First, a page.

Table 1: Code sheet of concerned independent variables.

Results of Analysis

The results are shown in the following tables: Tables 2 and 3

 Table 2: Chi-square analysis of covariates showing significance, after comparison with p and phi-value for the sample.

 Table 3: Results of fitting the Multiple Logistic Regression Model, including O.R and 95% C.I, by using stepwise logistic procedure for the sample.

The table 3 shows that three risk factors: Obesity, F.H and Exercise, were significant because for all the above variables p-value was less than 0.05. Since the hospitals where these data were collected are mainly located in the urban areas, it means that by the results obtained, it implies that lifestyle of urban area, taking high calories food, less physical activity, invention of remote control equipments and less exercise are the causes of incidence of obesity in the sample data analysized. Moreover, genetical and environmental behaviors are also the reasons of obesity. The reference group for obesity was taken as non-obese persons. The O.R for obesity was 3.017, which shows that an obese person has 3.017 times more chance of getting a significant GDM, as compared to non-obese person keeping all other factors constant. As the O.R for obesity was greater than 1 and the 95% confidence interval for obesity did not include 1, therefore, obesity has a positive association with GDM, and was statistically significant. The reference group for F.H was taken as absent of F.H persons. The O.R for F.H was 2.489, which means that a pregnant woman in Ebonyi State with positive F.H has 2.489 times more chance of getting a significant GDM, as compared to a pregnant woman in which F.H of GDM was absent. Therefore, F.H was significantly different from reference group, and was positively associated with GDM. The reference group for, exercise was sedentary life style. The O.R for exercise was 0.519, which is less than 1 because by general rule, if O.R is less than 1 and chi-square is significant, then there is a protection of exposure against outcome; also 95% confidence interval for exercise did not include 1, therefore, O.R for exercise was significantly different from reference group, and shows that the person who take light exercise have 0.481 probability of protection against GDM. In the light of the above analysis for the 1000 sampled pregnant women, since it turns out that 3 risk factors, obesity, F.H and exercise were significant, that means empirical findings confirm concept and theory of risk factors. So clinicians and public health personal should take appropriate measures to control these risk factors, and prevention programs should be started against GDM. In the remaining 5 risk factors; age, category of women, income, hypertension and D.H, empirical findings do not confirm the concept and theories of risk factors. The theme of every study started with past literature and studies done by experts. According to the literature, these five variables were also the risk factors of diabetes in different regions of the world.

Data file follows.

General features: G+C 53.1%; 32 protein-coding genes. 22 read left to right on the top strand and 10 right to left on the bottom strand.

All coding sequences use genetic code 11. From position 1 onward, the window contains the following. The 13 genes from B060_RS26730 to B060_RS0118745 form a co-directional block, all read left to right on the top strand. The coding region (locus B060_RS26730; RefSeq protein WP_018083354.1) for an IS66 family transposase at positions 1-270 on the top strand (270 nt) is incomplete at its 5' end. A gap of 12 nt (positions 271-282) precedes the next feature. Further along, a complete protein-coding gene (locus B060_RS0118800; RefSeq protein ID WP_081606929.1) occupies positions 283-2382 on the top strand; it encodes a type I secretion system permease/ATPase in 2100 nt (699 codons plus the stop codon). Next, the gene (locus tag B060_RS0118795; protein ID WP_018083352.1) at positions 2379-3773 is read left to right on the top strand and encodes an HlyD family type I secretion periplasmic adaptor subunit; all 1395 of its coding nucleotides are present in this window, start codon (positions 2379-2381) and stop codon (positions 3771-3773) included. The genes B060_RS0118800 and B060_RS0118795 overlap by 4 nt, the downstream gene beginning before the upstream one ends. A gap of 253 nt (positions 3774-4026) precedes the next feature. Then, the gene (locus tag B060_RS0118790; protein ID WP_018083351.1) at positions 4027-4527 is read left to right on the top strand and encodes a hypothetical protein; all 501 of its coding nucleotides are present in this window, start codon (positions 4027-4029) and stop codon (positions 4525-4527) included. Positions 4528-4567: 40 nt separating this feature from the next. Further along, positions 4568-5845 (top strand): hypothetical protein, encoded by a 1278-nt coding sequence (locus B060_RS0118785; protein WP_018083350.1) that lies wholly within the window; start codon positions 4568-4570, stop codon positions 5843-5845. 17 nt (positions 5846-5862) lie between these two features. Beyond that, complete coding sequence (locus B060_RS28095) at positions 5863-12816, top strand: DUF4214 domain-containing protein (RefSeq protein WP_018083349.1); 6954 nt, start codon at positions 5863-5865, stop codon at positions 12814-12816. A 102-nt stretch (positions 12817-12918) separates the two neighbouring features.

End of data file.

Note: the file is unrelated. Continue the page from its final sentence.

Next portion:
Multivariate Version with Interaction Terms

All the interactions terms were calculated separately and tested for significance at 5% level of significance (Table 4).

 Table 4: Results of significant main effects and interaction terms of sample.